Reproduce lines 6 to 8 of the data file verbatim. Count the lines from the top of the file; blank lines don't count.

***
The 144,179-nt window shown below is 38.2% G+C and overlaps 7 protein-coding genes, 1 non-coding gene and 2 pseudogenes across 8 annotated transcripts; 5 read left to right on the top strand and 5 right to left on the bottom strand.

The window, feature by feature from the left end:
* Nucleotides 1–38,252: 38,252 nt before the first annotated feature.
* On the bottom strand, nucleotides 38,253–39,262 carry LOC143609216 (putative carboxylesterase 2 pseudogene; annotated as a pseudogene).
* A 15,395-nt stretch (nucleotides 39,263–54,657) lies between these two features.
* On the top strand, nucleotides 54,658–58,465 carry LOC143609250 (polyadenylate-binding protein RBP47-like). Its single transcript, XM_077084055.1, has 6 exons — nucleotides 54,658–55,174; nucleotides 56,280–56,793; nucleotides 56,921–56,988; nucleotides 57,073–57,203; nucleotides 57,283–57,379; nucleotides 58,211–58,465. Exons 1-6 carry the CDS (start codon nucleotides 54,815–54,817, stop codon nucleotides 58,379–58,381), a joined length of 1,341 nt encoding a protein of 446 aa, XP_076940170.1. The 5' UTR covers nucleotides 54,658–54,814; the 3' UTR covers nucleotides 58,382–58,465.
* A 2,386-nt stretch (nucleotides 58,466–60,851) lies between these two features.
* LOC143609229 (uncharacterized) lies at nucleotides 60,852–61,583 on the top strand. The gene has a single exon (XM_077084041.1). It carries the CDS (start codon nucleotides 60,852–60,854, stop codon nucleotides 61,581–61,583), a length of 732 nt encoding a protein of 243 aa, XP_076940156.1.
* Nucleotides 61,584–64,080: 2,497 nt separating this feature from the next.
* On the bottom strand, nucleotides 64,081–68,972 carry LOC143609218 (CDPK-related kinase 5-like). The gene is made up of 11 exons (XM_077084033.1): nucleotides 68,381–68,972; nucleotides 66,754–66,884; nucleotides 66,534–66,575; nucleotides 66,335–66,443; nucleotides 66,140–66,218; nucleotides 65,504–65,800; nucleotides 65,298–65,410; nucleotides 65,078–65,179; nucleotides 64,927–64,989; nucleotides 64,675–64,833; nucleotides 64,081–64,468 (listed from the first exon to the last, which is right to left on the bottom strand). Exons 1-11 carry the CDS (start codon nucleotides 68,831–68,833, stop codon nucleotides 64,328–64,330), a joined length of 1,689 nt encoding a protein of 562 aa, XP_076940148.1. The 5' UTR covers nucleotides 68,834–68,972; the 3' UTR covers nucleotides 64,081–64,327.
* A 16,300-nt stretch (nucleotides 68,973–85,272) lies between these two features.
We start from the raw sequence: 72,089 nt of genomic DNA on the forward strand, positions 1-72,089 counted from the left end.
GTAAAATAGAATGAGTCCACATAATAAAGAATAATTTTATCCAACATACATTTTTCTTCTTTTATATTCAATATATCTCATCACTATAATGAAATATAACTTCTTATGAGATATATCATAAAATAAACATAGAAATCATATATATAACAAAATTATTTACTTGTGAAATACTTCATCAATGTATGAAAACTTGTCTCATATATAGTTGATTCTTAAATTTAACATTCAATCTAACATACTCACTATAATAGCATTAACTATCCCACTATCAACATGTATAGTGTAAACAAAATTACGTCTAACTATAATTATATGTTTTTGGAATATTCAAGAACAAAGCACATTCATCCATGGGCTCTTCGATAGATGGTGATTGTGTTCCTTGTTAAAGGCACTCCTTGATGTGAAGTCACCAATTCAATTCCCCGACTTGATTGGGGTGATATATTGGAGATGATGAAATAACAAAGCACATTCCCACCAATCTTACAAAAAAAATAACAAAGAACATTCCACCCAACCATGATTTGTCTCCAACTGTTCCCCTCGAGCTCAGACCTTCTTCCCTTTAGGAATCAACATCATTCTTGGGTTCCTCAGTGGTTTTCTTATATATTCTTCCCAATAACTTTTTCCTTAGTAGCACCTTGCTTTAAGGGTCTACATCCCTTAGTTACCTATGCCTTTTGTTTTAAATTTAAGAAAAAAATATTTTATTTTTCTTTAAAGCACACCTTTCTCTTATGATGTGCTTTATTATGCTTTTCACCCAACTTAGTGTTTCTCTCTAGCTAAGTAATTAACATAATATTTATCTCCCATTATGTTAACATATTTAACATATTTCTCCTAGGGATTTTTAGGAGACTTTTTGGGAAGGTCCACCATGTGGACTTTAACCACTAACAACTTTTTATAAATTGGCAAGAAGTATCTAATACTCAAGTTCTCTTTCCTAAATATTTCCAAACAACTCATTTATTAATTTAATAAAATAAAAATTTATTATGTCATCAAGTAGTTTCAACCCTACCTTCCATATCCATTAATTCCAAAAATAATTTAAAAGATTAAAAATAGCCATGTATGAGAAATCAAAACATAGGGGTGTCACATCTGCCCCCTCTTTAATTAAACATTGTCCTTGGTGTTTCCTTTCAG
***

* On the top strand, nucleotides 54,658–58,465 carry LOC143609250 (polyadenylate-binding protein RBP47-like). Its single transcript, XM_077084055.1, has 6 exons — nucleotides 54,658–55,174; nucleotides 56,280–56,793; nucleotides 56,921–56,988; nucleotides 57,073–57,203; nucleotides 57,283–57,379; nucleotides 58,211–58,465. Exons 1-6 carry the CDS (start codon nucleotides 54,815–54,817, stop codon nucleotides 58,379–58,381), a joined length of 1,341 nt encoding a protein of 446 aa, XP_076940170.1. The 5' UTR covers nucleotides 54,658–54,814; the 3' UTR covers nucleotides 58,382–58,465.
* A 2,386-nt stretch (nucleotides 58,466–60,851) lies between these two features.
* LOC143609229 (uncharacterized) lies at nucleotides 60,852–61,583 on the top strand. The gene has a single exon (XM_077084041.1). It carries the CDS (start codon nucleotides 60,852–60,854, stop codon nucleotides 61,581–61,583), a length of 732 nt encoding a protein of 243 aa, XP_076940156.1.